Molecular Vision 2011; 17:1871-1876 <>
Received 30 December 2010 | Accepted 8 July 2011 | Published 13 July 2011

Retinal nerve fiber hypertrophy in ataxia of Charlevoix-Saguenay patients

Luis E Pablo,1,2 Elena Garcia-Martin,1,2 Jose Gazulla,3 Jose M Larrosa,1,2 Antonio Ferreras,1,2 Filippo M Santorelli,4 Isabel Benavente,5 Ana Vela,6 Miguel A Marin6

1Ophthalmology Department, Miguel Servet University Hospital, Zaragoza, Spain; 2Aragones Institute of Health Sciences, Zaragoza, Spain; 3Neurology Department, Miguel Servet University Hospital, Zaragoza, Spain; 4Neurogenetics Laboratory, Istituto di Neuropsichiatria Infantile, IRCCS Fondazione Stella Maris, Calambrone, Italy; 5Service of Clinical Neurophysiology, Hospital San Jorge, Huesca, Spain; 6Service of Radiology, Hospital Universitario Miguel Servet, Zaragoza, Spain

Correspondence to: Elena Garcia-Martin, C/ Padre Arrupe, Consultas externas de Oftalmología, 50009, Zaragoza, Spain; Phone: 0034.976.76.55.58; FAX: 0034.976.56.62.34; email: address:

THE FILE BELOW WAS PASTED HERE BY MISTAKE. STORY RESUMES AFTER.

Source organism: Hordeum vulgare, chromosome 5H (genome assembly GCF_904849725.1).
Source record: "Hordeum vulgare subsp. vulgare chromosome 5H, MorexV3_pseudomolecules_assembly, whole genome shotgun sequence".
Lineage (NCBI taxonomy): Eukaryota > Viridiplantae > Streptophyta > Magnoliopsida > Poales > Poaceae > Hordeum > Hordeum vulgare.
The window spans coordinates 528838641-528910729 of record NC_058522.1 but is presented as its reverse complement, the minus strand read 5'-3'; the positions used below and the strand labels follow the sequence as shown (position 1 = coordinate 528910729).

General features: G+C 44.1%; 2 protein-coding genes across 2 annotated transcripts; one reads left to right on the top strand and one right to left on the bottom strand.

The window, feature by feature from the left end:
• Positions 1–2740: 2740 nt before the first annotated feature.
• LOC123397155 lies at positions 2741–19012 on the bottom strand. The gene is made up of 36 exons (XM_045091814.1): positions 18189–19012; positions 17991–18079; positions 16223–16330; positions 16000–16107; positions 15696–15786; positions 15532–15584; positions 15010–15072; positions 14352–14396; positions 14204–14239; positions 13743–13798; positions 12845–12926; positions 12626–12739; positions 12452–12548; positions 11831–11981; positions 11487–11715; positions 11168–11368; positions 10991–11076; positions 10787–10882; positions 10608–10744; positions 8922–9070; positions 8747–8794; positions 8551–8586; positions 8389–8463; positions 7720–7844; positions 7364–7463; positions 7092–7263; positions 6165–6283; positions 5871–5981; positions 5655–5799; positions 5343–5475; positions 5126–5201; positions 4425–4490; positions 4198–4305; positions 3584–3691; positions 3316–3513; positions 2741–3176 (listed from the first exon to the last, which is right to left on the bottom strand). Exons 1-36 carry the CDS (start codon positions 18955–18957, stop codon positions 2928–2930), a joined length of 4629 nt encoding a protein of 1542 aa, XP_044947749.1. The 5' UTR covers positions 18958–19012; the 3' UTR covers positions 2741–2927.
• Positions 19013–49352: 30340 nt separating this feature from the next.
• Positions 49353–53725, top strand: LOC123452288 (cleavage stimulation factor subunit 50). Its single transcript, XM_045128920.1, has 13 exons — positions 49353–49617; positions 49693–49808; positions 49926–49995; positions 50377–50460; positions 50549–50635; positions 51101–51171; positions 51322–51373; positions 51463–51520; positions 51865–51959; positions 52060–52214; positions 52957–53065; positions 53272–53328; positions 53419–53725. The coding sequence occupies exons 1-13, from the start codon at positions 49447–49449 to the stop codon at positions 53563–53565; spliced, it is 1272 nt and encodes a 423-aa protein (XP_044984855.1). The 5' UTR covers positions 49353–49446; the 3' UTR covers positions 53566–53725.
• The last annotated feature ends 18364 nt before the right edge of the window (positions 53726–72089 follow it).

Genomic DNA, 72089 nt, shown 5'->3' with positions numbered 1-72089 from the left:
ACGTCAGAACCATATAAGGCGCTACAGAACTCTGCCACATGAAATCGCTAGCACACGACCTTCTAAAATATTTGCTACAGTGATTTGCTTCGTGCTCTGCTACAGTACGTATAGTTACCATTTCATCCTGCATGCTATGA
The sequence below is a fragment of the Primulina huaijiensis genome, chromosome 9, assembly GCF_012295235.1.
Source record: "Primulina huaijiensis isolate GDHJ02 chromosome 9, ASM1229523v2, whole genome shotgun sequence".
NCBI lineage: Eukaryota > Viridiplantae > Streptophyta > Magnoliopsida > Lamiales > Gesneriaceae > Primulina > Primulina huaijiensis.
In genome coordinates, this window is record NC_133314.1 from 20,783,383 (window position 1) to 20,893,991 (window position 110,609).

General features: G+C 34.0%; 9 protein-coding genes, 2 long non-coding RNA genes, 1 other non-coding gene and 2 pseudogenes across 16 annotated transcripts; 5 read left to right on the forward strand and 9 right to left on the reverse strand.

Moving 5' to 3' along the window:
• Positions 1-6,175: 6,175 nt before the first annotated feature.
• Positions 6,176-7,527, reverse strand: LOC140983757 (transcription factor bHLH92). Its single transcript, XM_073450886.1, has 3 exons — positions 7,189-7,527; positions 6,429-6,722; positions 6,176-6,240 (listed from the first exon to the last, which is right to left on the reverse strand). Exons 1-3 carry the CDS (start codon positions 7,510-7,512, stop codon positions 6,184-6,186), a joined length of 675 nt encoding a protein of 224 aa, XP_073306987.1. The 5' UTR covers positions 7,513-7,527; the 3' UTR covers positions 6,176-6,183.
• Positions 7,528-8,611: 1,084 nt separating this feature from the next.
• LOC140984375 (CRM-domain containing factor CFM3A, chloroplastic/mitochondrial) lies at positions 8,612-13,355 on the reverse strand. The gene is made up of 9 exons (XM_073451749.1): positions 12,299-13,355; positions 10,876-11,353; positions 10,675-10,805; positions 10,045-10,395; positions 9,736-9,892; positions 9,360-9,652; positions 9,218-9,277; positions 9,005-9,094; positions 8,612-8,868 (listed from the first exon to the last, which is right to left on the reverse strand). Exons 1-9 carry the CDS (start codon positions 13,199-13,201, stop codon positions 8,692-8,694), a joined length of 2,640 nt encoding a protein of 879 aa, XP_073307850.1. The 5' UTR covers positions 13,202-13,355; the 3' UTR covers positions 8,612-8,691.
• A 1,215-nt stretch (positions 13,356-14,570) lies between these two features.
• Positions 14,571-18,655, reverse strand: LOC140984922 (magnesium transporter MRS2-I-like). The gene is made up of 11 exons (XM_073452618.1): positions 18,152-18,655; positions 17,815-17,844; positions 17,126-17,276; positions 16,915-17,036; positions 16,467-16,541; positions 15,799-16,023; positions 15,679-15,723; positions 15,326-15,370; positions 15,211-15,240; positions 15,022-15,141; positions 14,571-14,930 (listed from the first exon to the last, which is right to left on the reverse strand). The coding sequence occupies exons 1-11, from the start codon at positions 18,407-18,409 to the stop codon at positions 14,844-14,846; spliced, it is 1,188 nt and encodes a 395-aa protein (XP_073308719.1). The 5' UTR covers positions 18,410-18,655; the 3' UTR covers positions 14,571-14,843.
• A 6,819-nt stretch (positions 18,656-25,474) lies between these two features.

Purpose: To present full ophthalmologic examination and retinal nerve fiber layer (RNFL) photographs of autosomal recessive spastic ataxia of Charlevoix-Saguenay (ARSACS) patients showing significant increases in RNFL thickness compared to healthy subjects, but without myelinated retinal fibers.

Methods: The study design was observational case series. Ten eyes of five patients with molecular confirmation of ARSACS underwent a full ophthalmologic examination that included clinical history, visual acuity, biomicroscopy of the anterior segment, gonioscopy, Goldmann applanation tonometry, central corneal ultrasonic pachymetry, ophthalmoscopy of the posterior segment, standard automatic perimetry (Humphrey field), simultaneous stereophotographs of the optic disc after mydriasis, a series of five red-free digital fundus photographs for RNFL evaluation, topographic analysis of the optic disc using the Heidelberg retina tomography, and measurement of peripapillary RNFL thickness with Cirrus optical coherence tomography.